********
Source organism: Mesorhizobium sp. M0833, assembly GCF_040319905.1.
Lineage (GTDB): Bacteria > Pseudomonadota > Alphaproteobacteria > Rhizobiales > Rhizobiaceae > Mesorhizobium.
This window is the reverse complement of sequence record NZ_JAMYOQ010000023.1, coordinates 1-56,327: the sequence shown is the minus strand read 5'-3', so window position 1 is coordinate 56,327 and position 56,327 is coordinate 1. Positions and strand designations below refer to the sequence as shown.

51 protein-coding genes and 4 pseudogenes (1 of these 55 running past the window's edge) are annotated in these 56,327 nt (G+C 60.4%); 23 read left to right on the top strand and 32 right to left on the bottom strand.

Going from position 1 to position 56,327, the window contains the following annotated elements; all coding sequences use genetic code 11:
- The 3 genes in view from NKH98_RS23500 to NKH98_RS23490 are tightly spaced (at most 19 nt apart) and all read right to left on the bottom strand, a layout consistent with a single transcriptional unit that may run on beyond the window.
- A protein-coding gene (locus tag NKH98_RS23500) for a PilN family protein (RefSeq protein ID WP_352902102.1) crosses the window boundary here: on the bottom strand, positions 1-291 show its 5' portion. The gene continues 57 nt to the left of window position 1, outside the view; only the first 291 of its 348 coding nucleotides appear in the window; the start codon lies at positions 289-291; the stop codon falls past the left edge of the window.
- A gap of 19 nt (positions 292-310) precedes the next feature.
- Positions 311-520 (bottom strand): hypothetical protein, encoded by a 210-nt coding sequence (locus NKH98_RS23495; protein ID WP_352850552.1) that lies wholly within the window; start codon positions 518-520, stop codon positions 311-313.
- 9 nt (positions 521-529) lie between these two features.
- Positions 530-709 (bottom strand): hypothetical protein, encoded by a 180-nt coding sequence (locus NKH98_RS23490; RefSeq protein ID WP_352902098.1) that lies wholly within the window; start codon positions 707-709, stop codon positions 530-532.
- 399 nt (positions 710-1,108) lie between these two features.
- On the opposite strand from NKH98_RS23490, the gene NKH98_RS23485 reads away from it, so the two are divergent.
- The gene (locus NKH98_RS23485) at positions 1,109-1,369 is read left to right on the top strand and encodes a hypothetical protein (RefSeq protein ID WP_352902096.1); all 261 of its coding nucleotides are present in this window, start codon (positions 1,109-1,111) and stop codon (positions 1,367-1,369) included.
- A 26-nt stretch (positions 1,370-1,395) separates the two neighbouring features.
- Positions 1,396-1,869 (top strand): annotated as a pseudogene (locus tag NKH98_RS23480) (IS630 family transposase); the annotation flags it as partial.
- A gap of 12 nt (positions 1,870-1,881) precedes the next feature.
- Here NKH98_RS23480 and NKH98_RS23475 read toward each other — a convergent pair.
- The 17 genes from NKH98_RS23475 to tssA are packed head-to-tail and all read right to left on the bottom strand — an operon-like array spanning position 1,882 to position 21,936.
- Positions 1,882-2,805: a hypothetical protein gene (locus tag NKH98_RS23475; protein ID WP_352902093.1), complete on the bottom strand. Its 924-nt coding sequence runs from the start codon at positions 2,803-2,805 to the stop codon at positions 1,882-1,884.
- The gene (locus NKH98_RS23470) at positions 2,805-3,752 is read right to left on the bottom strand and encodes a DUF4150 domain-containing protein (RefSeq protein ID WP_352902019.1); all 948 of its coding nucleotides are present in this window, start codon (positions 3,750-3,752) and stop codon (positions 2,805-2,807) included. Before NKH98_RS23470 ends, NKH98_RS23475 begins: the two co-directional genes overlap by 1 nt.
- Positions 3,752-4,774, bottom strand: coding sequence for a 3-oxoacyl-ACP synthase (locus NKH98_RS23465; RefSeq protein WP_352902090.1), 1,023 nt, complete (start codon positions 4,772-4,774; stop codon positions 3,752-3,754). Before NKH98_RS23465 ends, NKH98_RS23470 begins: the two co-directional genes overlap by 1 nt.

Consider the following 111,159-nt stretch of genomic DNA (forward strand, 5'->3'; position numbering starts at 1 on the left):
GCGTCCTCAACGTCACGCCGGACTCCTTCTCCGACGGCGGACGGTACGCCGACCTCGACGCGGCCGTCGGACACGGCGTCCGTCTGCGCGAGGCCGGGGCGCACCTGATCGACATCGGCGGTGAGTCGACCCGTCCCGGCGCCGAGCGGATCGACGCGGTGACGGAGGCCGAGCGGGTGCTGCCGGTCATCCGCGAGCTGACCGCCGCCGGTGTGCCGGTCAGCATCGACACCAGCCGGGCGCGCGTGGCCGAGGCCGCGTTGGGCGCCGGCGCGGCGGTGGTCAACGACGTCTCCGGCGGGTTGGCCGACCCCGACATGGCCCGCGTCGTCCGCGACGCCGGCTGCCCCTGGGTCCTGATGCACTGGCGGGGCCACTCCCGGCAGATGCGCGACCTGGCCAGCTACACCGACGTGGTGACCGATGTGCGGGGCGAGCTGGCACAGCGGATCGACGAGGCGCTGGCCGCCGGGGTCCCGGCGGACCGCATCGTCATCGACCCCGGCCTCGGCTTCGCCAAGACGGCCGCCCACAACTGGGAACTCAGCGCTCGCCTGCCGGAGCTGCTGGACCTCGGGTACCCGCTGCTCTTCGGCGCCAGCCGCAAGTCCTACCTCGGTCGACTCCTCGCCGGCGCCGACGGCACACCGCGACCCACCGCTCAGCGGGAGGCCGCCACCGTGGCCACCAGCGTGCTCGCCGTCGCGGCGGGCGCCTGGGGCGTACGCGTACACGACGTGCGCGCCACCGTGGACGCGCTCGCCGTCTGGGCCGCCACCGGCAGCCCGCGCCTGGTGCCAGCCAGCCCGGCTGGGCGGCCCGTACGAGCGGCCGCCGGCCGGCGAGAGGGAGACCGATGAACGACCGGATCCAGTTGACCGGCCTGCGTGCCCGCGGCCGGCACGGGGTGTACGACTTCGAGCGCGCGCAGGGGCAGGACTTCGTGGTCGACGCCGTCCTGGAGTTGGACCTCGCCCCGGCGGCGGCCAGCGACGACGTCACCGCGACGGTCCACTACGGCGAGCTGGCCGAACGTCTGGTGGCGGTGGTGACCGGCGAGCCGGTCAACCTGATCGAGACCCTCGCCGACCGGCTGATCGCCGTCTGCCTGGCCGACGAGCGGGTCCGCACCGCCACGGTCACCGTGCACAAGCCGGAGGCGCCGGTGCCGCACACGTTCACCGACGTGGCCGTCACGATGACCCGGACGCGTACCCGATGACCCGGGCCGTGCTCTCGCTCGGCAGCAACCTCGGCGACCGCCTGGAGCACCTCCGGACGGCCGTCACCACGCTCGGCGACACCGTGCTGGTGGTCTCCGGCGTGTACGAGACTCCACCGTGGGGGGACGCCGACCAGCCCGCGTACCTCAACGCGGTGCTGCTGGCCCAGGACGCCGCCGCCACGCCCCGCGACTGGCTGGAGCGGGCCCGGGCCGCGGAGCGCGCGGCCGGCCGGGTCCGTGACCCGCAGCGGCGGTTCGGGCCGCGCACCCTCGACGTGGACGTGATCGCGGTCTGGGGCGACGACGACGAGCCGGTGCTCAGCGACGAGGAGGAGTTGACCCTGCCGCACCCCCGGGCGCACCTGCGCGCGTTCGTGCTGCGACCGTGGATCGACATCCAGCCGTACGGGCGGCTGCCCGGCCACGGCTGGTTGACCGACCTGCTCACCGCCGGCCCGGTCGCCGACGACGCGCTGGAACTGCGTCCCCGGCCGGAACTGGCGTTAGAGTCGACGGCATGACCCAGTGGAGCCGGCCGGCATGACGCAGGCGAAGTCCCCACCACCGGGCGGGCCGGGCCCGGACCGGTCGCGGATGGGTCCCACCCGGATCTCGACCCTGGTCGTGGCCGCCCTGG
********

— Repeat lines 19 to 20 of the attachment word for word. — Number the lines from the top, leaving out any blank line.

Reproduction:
- The 17 genes from NKH98_RS23475 to tssA are packed head-to-tail and all read right to left on the bottom strand — an operon-like array spanning position 1,882 to position 21,936.
- Positions 1,882-2,805: a hypothetical protein gene (locus tag NKH98_RS23475; protein ID WP_352902093.1), complete on the bottom strand. Its 924-nt coding sequence runs from the start codon at positions 2,803-2,805 to the stop codon at positions 1,882-1,884.